Amidst the network of regulators and delegated authority between institutions, the citizens group has found greater efficiency in handling the day to day management of the lake. First, they see to that the infrastructure built around the lake is not damaged and sensitize local populace on how to best use the lake. Second, they try to have maximum vigilance over miscreants who try to pollute the lake. Cases of medical waste, farm waste and poultry waste being dumped into the lake have been spotted immediately. Though said actions could not be prevented by the group, the rapport shared between the group and the authority led to the timely intervention to clean up the mess and prevent it from harming the lake in the long run. Third, they try to build awareness about their activities and involve other people viz., students, activists etc. and organize lake walks and other leisure activities around the lake. In addition to increasing their visibility, it also breaks the perceptional barrier that people towards an urban lake where alpine like attributes are expected. Fourth, the group ensures the real stakeholders which includes the fishing community and adjacent peri-urban area that derive their water from the lake (though recharge wells) are integrated into the management process and their connection to the lake is maintained.

A citizen-led approach diffuses the principal-agent problem and transfers ownership to the real stakeholders. The approach also diffuses the regulatory complexity and simplifies problems into simple variables upon which the concerned authorities can swiftly act. The reminder of ownership and the importance of the lake, helps local communities to have a strict vigil over the lake and they act as the first line of defense against miscreants. The cost of such enforcement techniques is much cheaper than centrally controlled techniques.

Integrated Urban Water Management and Jakkur Lake

“IUWM is described as the practice of managing freshwater, wastewater, and storm water as components of a basin-wide management plan. It builds on existing water supply and sanitation considerations within an urban settlement by incorporating urban water management within the scope of the entire river basin.” (Tucci and Goldenfum 2009)

In other words, integrated urban water management is an approach by which the city’s water resources are conceived as one single entity and managed towards satiating the water requirements in its entirety. The method enables a framework in which the true ecological cost of water is paid by all stakeholders who consume water.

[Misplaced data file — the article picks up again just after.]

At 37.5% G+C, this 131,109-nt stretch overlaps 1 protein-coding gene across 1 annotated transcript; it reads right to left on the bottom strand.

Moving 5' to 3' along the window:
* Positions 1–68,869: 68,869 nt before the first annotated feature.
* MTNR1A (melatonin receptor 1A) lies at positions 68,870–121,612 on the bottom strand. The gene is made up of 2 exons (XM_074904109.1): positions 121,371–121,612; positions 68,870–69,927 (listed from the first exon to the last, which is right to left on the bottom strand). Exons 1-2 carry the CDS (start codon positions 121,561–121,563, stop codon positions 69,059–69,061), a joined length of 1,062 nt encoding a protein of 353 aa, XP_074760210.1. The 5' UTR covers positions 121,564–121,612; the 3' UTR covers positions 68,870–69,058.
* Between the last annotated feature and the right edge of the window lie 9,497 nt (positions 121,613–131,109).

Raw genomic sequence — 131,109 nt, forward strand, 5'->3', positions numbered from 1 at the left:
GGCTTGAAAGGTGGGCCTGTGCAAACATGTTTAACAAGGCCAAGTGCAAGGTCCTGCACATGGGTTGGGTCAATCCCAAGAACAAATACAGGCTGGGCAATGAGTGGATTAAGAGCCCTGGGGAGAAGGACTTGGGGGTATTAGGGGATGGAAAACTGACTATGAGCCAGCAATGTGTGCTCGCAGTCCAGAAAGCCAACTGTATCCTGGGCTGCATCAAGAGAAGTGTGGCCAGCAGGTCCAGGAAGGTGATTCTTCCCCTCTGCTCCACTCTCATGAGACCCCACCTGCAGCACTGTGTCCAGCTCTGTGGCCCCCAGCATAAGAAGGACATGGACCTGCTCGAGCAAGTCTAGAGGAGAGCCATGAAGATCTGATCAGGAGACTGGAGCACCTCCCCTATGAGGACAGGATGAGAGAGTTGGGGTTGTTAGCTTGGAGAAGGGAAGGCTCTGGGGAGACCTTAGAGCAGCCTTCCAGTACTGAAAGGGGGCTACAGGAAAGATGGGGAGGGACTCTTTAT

In Jakkur, the freshwater the lake receives from rainfall, the sewage water received through BWSSB pipeline (from the STP) and the storm water received through the storm water drainage are all passed through the artificial wetland to the benefit of entire lake ecosystem. It does not differentiate between the source of water. Such an approach maintains the ecological flow of water in the lake.

Benefits

The approach has yielded rich benefits to various stakeholders over the past decade. The fish population in the lake has increased substantially with the catch reaching as high as 600 kg/day during season. In a rapidly urbanizing city, this provides direct employment to communities that have traditionally depended on the fish in the lake for livelihoods and maintains their historic connection and sense of responsibility to the lake. The recharge wells in the vicinity are regularly recharged and the peri-urban population outside the city jurisdiction are able to meet their domestic water requirements.

The increased recharge rate of groundwater around the lake has enabled the extraction of groundwater which is then transported to the city through tankers which reduces the water stress in the city. The ecological landscape around the lake has increased the usage of lake for leisure and cultural purposes which has modified the complexion of the lake. Such sustained benefits to various stakeholders has placed this model as a potential game changer to be replicated.

Problems

While the STP treats the sewage water, the storm water largely enters the artificial wetland untreated. Over time, this has eroded the capacity of the wetland to filter out nutrients and the lake is seeing an increased growth of algae with turbidity of water increasing. Unless this is corrected there is every chance that Jakkur might fade into oblivion.

The 370 MW Yelahanka Thermal Power Plant, which is currently under construction will receive 15 MLD water from the Jakkur STP (Joshi 2016). While the current capacity of the STP is 10 MLD, authorities are increasing the capacity to 15 MLD with funding from Karnataka Power Corporation Limited. In order to sustain the ecological flow and maintain its characteristic as an IUWM practice, the lake requires 7 MLD from the STP. Any reduction in this quantum will adversely affect health of the lake along with its biodiversity.

In this context, the limited role of a citizen’s group has been founded wanting as there is no resource and mobilizing capability for a citizens group to undo decisions that are taken by regulatory agencies with powers above the citizen.   

Future Prospects